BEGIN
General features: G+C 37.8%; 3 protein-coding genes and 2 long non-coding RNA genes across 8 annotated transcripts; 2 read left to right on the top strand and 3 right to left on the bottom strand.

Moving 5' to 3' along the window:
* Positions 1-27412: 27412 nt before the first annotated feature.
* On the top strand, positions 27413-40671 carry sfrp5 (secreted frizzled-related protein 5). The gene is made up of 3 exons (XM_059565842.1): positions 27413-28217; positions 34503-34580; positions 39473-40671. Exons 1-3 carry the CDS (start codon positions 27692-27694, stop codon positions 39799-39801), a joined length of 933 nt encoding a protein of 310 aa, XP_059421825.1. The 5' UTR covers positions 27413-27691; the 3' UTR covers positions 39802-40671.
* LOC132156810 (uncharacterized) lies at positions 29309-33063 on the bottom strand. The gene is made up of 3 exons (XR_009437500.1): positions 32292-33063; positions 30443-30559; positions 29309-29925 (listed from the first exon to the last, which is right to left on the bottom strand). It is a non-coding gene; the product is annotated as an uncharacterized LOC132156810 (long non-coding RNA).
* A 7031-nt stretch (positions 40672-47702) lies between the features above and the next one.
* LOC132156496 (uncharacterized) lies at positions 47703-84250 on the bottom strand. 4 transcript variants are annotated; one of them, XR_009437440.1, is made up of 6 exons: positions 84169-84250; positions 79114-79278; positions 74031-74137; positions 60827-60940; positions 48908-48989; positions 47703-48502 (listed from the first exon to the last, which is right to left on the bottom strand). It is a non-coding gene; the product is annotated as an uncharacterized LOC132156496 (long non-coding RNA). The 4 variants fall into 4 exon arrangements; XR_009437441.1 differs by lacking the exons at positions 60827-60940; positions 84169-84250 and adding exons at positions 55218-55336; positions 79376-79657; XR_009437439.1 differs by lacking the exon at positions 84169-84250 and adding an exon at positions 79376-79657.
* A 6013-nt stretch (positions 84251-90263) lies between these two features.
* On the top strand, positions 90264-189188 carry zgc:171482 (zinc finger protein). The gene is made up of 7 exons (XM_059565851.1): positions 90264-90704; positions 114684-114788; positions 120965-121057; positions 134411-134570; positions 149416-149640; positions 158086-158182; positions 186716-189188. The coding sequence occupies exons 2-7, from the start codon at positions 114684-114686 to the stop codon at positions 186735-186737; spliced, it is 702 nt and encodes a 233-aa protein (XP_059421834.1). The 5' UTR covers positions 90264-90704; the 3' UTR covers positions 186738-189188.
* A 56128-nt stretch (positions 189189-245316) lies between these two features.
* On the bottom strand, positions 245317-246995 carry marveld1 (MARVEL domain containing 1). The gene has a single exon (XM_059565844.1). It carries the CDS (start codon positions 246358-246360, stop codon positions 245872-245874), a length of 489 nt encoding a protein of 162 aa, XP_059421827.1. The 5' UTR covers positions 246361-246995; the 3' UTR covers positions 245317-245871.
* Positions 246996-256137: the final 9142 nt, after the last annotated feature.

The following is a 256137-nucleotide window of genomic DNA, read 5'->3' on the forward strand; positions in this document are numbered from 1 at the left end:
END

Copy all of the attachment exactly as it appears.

General features: G+C 37.8%; 3 protein-coding genes and 2 long non-coding RNA genes across 8 annotated transcripts; 2 read left to right on the top strand and 3 right to left on the bottom strand.

Moving 5' to 3' along the window:
* Positions 1-27412: 27412 nt before the first annotated feature.
* On the top strand, positions 27413-40671 carry sfrp5 (secreted frizzled-related protein 5). The gene is made up of 3 exons (XM_059565842.1): positions 27413-28217; positions 34503-34580; positions 39473-40671. Exons 1-3 carry the CDS (start codon positions 27692-27694, stop codon positions 39799-39801), a joined length of 933 nt encoding a protein of 310 aa, XP_059421825.1. The 5' UTR covers positions 27413-27691; the 3' UTR covers positions 39802-40671.
* LOC132156810 (uncharacterized) lies at positions 29309-33063 on the bottom strand. The gene is made up of 3 exons (XR_009437500.1): positions 32292-33063; positions 30443-30559; positions 29309-29925 (listed from the first exon to the last, which is right to left on the bottom strand). It is a non-coding gene; the product is annotated as an uncharacterized LOC132156810 (long non-coding RNA).
* A 7031-nt stretch (positions 40672-47702) lies between the features above and the next one.
* LOC132156496 (uncharacterized) lies at positions 47703-84250 on the bottom strand. 4 transcript variants are annotated; one of them, XR_009437440.1, is made up of 6 exons: positions 84169-84250; positions 79114-79278; positions 74031-74137; positions 60827-60940; positions 48908-48989; positions 47703-48502 (listed from the first exon to the last, which is right to left on the bottom strand). It is a non-coding gene; the product is annotated as an uncharacterized LOC132156496 (long non-coding RNA). The 4 variants fall into 4 exon arrangements; XR_009437441.1 differs by lacking the exons at positions 60827-60940; positions 84169-84250 and adding exons at positions 55218-55336; positions 79376-79657; XR_009437439.1 differs by lacking the exon at positions 84169-84250 and adding an exon at positions 79376-79657.
* A 6013-nt stretch (positions 84251-90263) lies between these two features.
* On the top strand, positions 90264-189188 carry zgc:171482 (zinc finger protein). The gene is made up of 7 exons (XM_059565851.1): positions 90264-90704; positions 114684-114788; positions 120965-121057; positions 134411-134570; positions 149416-149640; positions 158086-158182; positions 186716-189188. The coding sequence occupies exons 2-7, from the start codon at positions 114684-114686 to the stop codon at positions 186735-186737; spliced, it is 702 nt and encodes a 233-aa protein (XP_059421834.1). The 5' UTR covers positions 90264-90704; the 3' UTR covers positions 186738-189188.
* A 56128-nt stretch (positions 189189-245316) lies between these two features.
* On the bottom strand, positions 245317-246995 carry marveld1 (MARVEL domain containing 1). The gene has a single exon (XM_059565844.1). It carries the CDS (start codon positions 246358-246360, stop codon positions 245872-245874), a length of 489 nt encoding a protein of 162 aa, XP_059421827.1. The 5' UTR covers positions 246361-246995; the 3' UTR covers positions 245317-245871.
* Positions 246996-256137: the final 9142 nt, after the last annotated feature.

The following is a 256137-nucleotide window of genomic DNA, read 5'->3' on the forward strand; positions in this document are numbered from 1 at the left end: